What does it mean to ask for forgiveness?  What does it mean to forgive?  What does it mean to “return”? What happens between “ratzo” and “shov,” between the time you ran away and the time you returned?  When do you just keep showing up?  To echo Abraham as he tried to keep God from destroying Sodom and Gomorrah, what if you agree 50% of the time?  Will you still work together?  What if it is only 30%?  Or 10?  The answer probably depends on how offensive the offense has been, and how deeply it hurts a part of you that is necessary to who you are.  For some of us Jews, for example, that can mean feeling offended by something that feels anti-Semitic, anti-Jewish. 

So I was blown away by the statement that to me was so clearly teshuva, by the organizers of tomorrow’s March for Racial Justice.  They are commemorating a terrible killing of Black people in Elaine, Arkansas, on September 30, 1919, so worked for many months to plan the march on september 30.  They were not thinking about Yom Kippur.  I assume most or all are not Jewish, so why would they?  A lot of Jews got upset or angry.  And then came a good ally moment:  First, a small group of Jewish justice leaders reached out to tell the organizers that September 30 is Yom Kippur this year, and to express some of their hurt and worry that Jews would be seen as absent from the march.  And then the march organizers put out their statement.  They said in part, “The organizers of the March for Racial Justice did not realize that September 30 was Yom Kippur … Choosing this date, we now know, was a grave and hurtful oversight on our part. It was unintentional and we are sorry for this pain as well as for the time it has taken for us to respond. Our mistake highlights the need for our communities to form stronger relationships.”  They offered to help organize marches for this Sunday across the country in different cities.  And Jewish communities rallied:  We will be joining Jews from across the city on Sunday, as well as many many others for whom this is front line crucial. All ropes fray sometimes, and many have noted that their lovely statement leaves out Jews of Color, implying that all people of color are not Jewish and all Jews are white.  More relationship building needed.

This need for stronger relationships is key, I think.  More and more I find myself agreeing to be part of a letter, an action, a march because I am asked by people I know and already love or trust.  Communally, this forming of stronger relationships is crucial.  If we are all to come together, to feel bound together, we need to be together at the start, sitting at the planning table, in on the late night phone calls, consulted or consulting in the behind-the- scenes asks.  And we will only get asked to be at those tables if we already have strengthening relationships, the ties that bind.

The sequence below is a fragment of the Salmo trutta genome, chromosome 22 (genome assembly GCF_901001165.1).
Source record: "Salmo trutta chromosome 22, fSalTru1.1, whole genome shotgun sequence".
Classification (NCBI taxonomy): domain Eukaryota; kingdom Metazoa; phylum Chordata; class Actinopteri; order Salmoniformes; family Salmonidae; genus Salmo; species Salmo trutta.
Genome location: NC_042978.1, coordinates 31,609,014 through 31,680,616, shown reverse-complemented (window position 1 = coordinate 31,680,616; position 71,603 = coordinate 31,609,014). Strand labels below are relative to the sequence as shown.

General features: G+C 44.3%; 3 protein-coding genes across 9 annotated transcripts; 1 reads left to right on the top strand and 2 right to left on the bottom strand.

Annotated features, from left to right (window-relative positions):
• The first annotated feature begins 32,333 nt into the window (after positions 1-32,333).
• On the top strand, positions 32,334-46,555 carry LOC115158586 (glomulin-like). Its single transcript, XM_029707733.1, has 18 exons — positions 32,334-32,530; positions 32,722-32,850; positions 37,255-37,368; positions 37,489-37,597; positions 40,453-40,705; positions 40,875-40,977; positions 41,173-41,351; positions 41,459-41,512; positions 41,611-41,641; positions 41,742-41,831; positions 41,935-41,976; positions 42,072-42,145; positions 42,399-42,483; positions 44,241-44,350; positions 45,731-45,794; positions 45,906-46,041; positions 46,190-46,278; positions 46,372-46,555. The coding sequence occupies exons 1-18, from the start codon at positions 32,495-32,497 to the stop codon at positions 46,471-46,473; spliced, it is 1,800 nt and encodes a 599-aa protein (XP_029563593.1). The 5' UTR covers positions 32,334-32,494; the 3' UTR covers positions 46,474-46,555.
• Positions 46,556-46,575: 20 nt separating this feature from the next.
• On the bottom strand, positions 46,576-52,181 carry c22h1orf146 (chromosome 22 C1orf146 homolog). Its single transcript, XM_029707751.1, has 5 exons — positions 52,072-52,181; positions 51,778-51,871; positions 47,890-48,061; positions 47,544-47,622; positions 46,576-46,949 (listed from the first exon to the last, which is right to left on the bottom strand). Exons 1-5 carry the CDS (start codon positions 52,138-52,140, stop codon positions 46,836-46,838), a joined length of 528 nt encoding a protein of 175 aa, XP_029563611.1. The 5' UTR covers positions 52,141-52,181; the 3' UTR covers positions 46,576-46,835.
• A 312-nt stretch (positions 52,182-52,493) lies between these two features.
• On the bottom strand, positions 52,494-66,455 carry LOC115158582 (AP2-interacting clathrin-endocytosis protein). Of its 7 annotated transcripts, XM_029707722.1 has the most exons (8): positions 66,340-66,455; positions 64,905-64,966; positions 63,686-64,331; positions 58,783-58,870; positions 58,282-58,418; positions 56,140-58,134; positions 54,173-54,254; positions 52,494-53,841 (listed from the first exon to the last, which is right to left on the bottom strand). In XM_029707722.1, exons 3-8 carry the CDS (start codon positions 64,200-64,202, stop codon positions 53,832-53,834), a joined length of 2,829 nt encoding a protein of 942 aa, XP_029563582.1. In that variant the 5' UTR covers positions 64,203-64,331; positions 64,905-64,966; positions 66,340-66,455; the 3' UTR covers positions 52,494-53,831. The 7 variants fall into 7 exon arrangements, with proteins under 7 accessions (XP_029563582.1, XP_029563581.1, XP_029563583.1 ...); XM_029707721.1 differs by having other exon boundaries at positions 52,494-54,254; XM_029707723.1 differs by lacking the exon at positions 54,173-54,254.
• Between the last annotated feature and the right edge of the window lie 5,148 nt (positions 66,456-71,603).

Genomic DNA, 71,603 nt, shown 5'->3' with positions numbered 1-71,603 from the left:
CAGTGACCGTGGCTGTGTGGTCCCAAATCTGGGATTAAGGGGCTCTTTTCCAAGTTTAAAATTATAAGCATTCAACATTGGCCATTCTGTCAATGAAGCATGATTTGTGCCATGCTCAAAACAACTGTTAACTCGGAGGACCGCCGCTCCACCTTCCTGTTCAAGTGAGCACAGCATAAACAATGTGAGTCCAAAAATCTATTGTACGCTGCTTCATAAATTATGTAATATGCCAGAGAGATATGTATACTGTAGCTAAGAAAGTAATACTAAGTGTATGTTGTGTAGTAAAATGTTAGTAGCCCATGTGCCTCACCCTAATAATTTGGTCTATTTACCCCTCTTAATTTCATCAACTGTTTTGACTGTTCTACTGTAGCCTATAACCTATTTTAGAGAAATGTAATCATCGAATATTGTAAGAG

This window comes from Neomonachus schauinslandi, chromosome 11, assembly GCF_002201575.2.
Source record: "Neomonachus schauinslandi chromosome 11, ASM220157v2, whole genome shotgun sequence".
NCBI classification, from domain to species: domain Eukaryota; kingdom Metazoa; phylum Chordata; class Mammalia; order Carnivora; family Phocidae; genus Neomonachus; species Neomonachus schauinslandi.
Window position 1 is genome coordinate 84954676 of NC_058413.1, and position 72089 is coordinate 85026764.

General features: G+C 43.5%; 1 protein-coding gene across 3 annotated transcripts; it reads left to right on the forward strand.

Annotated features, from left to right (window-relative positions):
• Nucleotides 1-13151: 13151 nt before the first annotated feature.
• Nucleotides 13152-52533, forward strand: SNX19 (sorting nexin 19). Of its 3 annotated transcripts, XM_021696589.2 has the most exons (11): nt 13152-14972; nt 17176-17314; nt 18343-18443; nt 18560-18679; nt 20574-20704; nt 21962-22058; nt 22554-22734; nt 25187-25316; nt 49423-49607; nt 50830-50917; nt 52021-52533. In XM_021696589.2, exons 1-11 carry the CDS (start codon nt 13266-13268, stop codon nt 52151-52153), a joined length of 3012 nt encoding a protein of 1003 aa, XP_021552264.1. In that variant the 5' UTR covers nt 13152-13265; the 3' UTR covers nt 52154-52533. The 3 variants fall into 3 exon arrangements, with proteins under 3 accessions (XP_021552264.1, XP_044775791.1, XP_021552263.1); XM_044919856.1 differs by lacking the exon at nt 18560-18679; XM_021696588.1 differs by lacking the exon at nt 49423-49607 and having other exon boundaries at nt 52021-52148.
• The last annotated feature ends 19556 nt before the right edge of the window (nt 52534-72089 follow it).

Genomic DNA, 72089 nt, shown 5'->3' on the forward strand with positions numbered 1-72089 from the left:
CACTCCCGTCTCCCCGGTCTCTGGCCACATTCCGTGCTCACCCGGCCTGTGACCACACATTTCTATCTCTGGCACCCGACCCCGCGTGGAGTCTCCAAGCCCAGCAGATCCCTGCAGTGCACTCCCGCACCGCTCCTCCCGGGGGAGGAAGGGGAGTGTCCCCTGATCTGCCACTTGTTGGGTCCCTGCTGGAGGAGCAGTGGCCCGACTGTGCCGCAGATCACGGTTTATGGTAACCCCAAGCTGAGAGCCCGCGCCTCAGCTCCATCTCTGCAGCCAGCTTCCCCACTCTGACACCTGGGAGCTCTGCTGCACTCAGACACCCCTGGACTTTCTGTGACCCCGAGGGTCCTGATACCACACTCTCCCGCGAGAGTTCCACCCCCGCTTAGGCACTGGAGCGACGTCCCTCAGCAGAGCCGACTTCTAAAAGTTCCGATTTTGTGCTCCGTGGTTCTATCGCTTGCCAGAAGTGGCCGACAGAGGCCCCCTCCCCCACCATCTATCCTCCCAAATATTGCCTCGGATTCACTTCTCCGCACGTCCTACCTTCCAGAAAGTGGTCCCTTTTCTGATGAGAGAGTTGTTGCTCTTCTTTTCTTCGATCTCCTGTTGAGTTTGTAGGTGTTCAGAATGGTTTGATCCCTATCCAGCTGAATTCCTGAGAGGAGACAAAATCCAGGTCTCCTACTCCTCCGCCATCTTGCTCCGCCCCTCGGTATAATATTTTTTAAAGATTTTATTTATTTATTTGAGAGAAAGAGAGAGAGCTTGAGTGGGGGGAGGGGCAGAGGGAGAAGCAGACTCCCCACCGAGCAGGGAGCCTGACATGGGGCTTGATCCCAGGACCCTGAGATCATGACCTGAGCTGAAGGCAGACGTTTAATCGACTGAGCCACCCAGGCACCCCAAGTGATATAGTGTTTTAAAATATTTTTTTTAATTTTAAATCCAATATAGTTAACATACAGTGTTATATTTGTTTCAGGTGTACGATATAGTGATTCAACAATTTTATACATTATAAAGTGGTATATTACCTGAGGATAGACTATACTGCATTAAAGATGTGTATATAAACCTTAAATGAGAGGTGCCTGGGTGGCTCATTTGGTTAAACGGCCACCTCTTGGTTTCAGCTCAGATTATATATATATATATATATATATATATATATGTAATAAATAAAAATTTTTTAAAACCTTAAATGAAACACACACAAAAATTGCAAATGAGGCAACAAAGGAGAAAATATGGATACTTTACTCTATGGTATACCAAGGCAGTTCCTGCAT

MIRIAM:   Kol Nidre is the one night a year when the whole community wears tallitot. If you have one on, or are near one, I invite you to bring the tzit tzit, the knots, into your hands. (Pause.) These knots, these small ropes and strings, are meant to serve as reminders of how we intend to live. In the Talmud there are stories where tzit tzit  come to life and gently slap rabbis who are swept up in lust and mischief and are not making the best decisions in front of other people. This is...hilarious. But it means that tzit tzit, in a serious way, are meant to be daily physical reminders of the ways we are tied to other people and to the lives we want to live.

Take them in your hands, set them in the palm or between your finger, or if they are not in your hands- imagine them. This year who will you bind yourself to? Who will help you secure the ropes when they frey? What work, what movements, what justice seeking, meaning making, deep healing will you be bound up with? If you do not wear tzit tzit everyday, as most of us here do not, what could serve daily as a reminder of the ways we are all bound together? Or the ways you intend to hold on. Is it sign on your door? Art on your wall? A relationship that keeps you tethered to yourself and to the world?

Now, I invite you to hold onto the tzit tzit of someone next to you- with permission from them. (Pause.)

This year may we be bound up with people who will help us face the holy of holies, that which is powerful and raw, that which is honest and devastating. May we be bound up with each other in the work of teshuva and transformation.  May we know that none of us are holding on alone.